Flushed flight is usually straight with a 90 degree turn at the end. Landing is soft as they normally flutter to the ground. Crepitating in flight, males travel distances of 9 to 24 feet and the heavier females 6 to 15 feet, both at heights of 12 to 18 inches. Flying with the wind (2 to 8 mph), a male was observed to travel a distance of 42 feet. A case of mass emigration of adults from a desert prairie site on the San Carlos Apache Indian Reservation, Arizona occurred during June 1980. A dense infestation of grasshoppers, 36 per square yard, was recorded on May 30, 1980 in which the following grasshoppers (mainly ultimate instars) dominated: Melanoplus cuneatus (14 per square yard), Aulocara elliotti (13 per square yard), Melanoplus sanguinipes (4.4 per square yard), and Hadrotettix trifasciatus (3.8 per square yard). Sampling the site on June 26 revealed that the densities of adult grasshoppers were: Aulocara elliotti 15 per square yard and Melanoplus cuneatus 2.5 per square yard. No Melanoplus sanguinipes and no adult Hadrotettix trifasciatus were found. Only one ultimate instar of the latter species was found in 50 1-square-foot samples. Circumstantial evidence indicated that the forb feeders (all the adult Melanoplus sanguinipes, all the adult Hadrotettix trifasciatus, and 82 percent of the adult Melanoplus cuneatus) had emigrated from the site, ostensibly because of food shortage. The population of Aulocara elliotti, which uses grasses for food, remained high at 15 adults per square yard.
The threebanded grasshopper hatches early in the season along with Ageneotettix deorum, Amphitornus coloradus, and Aulocara elliotti. In the mixedgrass prairie of eastern Wyoming, eggs usually begin to hatch during the latter part of May. In 1992, however, first instar nymphs were collected on May 9, along with first and second instars of Ageneotettix deorum and Amphitornus coloradus. In the mixedgrass prairie of eastern Montana in 1950, hatching of the threebanded grasshopper and A. coloradus began on May 22. In the Southwest, hatching is earlier with first instar nymphs present in early May.
Development of the threebanded grasshopper begins with relatively large nymphs. The length of the hind femur of first instars averages 4.3 mm; by comparison, that of Metator pardalinus, another large bandwinged species, averages 3.6 mm.
Nymphal development of the threebanded grasshopper is relatively long. Based on dates of observations of first instar nymphs and of first adults, the length of the nymphal period was 56 days in mixedgrass prairies of southeastern Montana in 1950 and southeastern Wyoming in 1991. At the same site in Wyoming in 1992, the nymphal period was 62 days. Because the nymphs appeared three weeks sooner in 1992 than in 1991, they undoubtedly were exposed to lower temperatures early in development, which extended the nymphal period six days.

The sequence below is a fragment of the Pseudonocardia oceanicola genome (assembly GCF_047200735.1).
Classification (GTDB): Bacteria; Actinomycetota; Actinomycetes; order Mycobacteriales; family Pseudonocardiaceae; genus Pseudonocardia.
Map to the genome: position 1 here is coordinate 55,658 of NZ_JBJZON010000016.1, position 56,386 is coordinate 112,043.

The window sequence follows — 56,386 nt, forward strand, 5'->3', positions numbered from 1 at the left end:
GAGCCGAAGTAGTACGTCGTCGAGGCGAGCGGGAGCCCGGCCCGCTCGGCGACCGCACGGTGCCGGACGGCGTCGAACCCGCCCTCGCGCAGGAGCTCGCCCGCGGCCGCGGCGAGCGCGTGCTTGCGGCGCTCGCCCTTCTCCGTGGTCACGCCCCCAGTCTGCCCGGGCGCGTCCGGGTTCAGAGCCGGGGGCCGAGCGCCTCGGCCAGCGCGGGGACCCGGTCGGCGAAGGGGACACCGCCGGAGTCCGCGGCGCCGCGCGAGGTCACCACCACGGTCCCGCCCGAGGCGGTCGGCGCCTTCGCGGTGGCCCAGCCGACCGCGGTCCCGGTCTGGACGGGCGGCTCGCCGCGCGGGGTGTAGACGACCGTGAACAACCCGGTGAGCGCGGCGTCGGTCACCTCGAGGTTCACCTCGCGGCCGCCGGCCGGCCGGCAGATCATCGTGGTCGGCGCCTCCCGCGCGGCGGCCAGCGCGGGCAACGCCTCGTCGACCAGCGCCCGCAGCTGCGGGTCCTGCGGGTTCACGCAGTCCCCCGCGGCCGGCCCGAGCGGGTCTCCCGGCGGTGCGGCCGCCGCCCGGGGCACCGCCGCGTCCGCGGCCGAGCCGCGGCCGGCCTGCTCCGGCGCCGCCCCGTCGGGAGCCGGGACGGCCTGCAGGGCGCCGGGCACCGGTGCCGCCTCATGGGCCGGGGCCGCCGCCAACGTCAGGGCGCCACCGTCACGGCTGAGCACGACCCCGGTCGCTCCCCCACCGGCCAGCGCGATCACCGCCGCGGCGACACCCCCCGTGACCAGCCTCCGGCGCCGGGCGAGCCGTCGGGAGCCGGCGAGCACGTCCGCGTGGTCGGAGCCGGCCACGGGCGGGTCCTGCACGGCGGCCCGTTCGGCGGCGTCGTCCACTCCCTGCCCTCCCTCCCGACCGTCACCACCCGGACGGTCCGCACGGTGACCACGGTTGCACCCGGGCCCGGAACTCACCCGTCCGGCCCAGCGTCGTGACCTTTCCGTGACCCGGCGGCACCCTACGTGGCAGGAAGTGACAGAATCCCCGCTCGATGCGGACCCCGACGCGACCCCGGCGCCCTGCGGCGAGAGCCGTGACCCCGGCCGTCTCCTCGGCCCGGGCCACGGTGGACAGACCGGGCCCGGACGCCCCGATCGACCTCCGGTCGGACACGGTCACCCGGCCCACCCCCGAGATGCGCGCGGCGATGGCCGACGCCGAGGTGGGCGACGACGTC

Surprisingly, only four instars are needed by this large grasshopper to reach the adult stage, as revealed by a study of the morphology of field-collected nymphs (the shape and size of the ovipositor and the wing pads, the length of the hind femur, and the number of antennal segments). Although females of M. pardalinus weigh only half as much as females of H. trifasciatus, the former species requires five instars to complete development. A comparison of these two species shows that nymphal, stepwise growth (metamorphosis), as gauged by the increase in length of the hind femur, of H. trifasciatus is greater than that of M. pardalinus. Measurements of the hind femur of the first four female instars of each species yield a growth factor of 1.43 for H. trifasciatus and 1.31 for M. pardalinus. This difference and the beginning larger size of first instars of H. trifasciatus readily account for the heavier adults of this species despite its having only four instars. Real growth (the daily increase in weight of nymphs) of both species is probably similar, but because the nymphal period of H. trifasciatus is longer, the adults become significantly larger.
Adults of the threebanded grasshopper usually remain in the same habitat in which the eggs hatch and the nymphs develop. Their preferred host plants remain green during the summer. However, if these plants dry up or are exhausted by intensive grazing of grasshoppers, the adults respond by emigrating and thereby finding, perhaps, a more viable habitat.
The adults appear in mid June in the shortgrass prairie of southwest Texas and the desert prairie of Arizona and a month later in the mixedgrass prairie of Montana and Wyoming. Although aggregating rituals of the sexes have not been seen, courtship has been observed several times. Males approaching a female may make tipping motions of the hind femora. As they come closer, they stridulate to attract her attention. Successful courtship has not been noted, but rejection by the female has been observed. Females may reject courting males by hopping away, raising the hind femora and holding the tibiae over the back while making slight upward kicking motions, tipping the hind femora, or kicking out with the hind tibiae.